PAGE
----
Nuke experts hunt for 'dirty' bombs
Thursday, January 8, 2004
WASHINGTON -- Government nuclear experts are working undercover in major U.S. cities, using high-tech equipment hidden in briefcases and golf bags to hunt for radiological "dirty" bombs and other weapons terrorists might use. The Energy Department's Nuclear Incident Response Teams were in Las Vegas, Los Angeles, New York and Washington last month, according to three government officials who spoke on condition of anonymity.
Later, more teams went to other cities, which the officials declined to identify.
The Homeland Security Department also has sent detection equipment for police to use in Chicago, Detroit, Houston, San Diego, San Francisco and Seattle.
Agency spokesman Brian Roehrkasse said there is no specific intelligence pointing to a dirty bomb -- which uses conventional explosives to disperse a plume of radioactive dust over several city blocks -- or plots involving chemical, biological or nuclear devices.
The federal action came as the nation's terror alert status was upgraded just before Christmas to orange, or high risk. Security officials were particularly concerned that holiday gatherings with large crowds could serve as targets for terrorists.
The teams took readings ahead of New Year's celebrations at New York's Times Square and the Las Vegas strip, and for the Rose Bowl Parade on New Year's Day in the Los Angeles suburb of Pasadena, Calif.
The only detection of radiation so far was on Dec. 29 at a rented storage locker near downtown Las Vegas, one government official said. The White House was told, the FBI called in, and a robot was used to retrieve a duffel bag. In it was a stainless steel capsule of radium used for treating cancer.
A homeless man who provided the key to the locker told government officials he had found the capsule several years earlier. Officials said the man is not a terrorism suspect.
The nuclear experts, drawn from national labs, use detection equipment concealed in briefcases, golf bags and other items. Officials declined to provide specifics, but among the tools the experts might use is a Palm Pilot with a cadmium-zinc-telluride crystal that can detect radiation.
The government officials did not disclose how many experts are on the teams.
David Heyman, director of the homeland security program at the Center for Strategic and International Studies, a Washington think tank, said sending these experts to cities for unspecified threats is a new mission.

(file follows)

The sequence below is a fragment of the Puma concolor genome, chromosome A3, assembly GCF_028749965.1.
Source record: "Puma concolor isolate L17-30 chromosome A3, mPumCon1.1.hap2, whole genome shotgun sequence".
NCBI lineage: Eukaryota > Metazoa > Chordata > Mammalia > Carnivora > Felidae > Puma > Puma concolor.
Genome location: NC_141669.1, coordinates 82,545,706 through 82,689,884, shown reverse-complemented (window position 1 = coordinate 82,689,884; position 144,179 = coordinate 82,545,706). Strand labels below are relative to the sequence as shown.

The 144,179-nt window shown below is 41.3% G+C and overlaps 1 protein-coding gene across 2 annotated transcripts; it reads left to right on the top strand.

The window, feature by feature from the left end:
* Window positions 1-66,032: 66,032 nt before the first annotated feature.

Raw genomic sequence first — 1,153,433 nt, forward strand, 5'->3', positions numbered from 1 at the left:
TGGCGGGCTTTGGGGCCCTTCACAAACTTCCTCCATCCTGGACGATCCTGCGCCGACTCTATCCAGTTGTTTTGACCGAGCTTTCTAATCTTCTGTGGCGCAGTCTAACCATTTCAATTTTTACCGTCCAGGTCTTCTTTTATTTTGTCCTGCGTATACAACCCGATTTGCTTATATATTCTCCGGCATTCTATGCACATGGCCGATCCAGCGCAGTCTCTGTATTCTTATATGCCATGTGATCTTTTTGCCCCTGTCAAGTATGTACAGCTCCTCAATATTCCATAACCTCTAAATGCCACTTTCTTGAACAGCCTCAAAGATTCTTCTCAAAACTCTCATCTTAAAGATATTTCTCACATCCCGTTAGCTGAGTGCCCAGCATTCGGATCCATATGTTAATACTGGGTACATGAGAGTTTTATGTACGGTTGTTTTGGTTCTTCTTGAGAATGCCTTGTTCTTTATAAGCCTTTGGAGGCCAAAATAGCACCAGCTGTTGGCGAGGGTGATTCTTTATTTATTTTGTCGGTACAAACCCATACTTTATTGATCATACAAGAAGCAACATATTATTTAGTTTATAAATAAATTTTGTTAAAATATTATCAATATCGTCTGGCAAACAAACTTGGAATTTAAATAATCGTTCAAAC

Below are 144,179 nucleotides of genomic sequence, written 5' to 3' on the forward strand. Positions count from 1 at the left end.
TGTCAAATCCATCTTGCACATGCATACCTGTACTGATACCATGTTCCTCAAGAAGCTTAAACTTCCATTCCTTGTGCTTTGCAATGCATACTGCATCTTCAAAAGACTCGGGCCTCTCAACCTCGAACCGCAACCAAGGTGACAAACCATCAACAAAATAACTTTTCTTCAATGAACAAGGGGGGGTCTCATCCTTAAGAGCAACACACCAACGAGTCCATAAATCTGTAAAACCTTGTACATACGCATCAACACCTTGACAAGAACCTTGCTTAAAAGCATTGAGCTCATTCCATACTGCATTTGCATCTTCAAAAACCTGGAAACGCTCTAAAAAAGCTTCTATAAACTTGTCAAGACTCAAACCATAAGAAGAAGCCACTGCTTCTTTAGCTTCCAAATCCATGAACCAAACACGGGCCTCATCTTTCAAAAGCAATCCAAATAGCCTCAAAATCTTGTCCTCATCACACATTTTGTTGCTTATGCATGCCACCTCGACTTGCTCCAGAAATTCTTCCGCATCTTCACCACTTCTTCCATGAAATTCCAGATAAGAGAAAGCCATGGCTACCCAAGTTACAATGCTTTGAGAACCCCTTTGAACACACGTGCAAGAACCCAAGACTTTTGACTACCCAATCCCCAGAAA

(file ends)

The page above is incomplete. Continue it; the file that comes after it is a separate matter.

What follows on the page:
"Our teams are typically on call for accidents to react to possible incidences, but we're on new ground when we deploy them for countering unexpected threats," Heyman said.
Unlike a nuclear weapon, a dirty bomb has no atomic chain reaction and does not require highly enriched uranium or plutonium, which are normally heavily guarded and hard to obtain. It relies on a lower-grade isotope, like those used in medicine or research, for its radioactive component.
The al-Qaida terrorist network is known to have sought such a weapon, which experts say is most effective at spreading fear and panic but probably would not cause many casualties.
The Nuclear Regulatory Commission has said it receives an average of 300 reports a year of small amounts of radioactive materials missing from various users, but has no evidence that anyone is systematically collecting it to use in a dirty bomb.
Each year about 50 soil-testing gauges used for construction and road-building that contain small amounts of highly radioactive Cesium-137 and Americium-241 are reported stolen, and many are never recovered, the NRC has said. A dirty bomb could be made from the radioactive material, though it would take hundreds of the gauges to supply enough.
Commission spokesman Dave MacIntyre said there is no evidence the thefts are coordinated.
Associated Press reporter John J. Lumpkin contributed to this story.
On the Net:
Homeland Security Department: http://www.dhs.gov/dhspublic
Energy Department: http://www.doe.gov
Nuclear Regulatory Commission: http://www.nrc.gov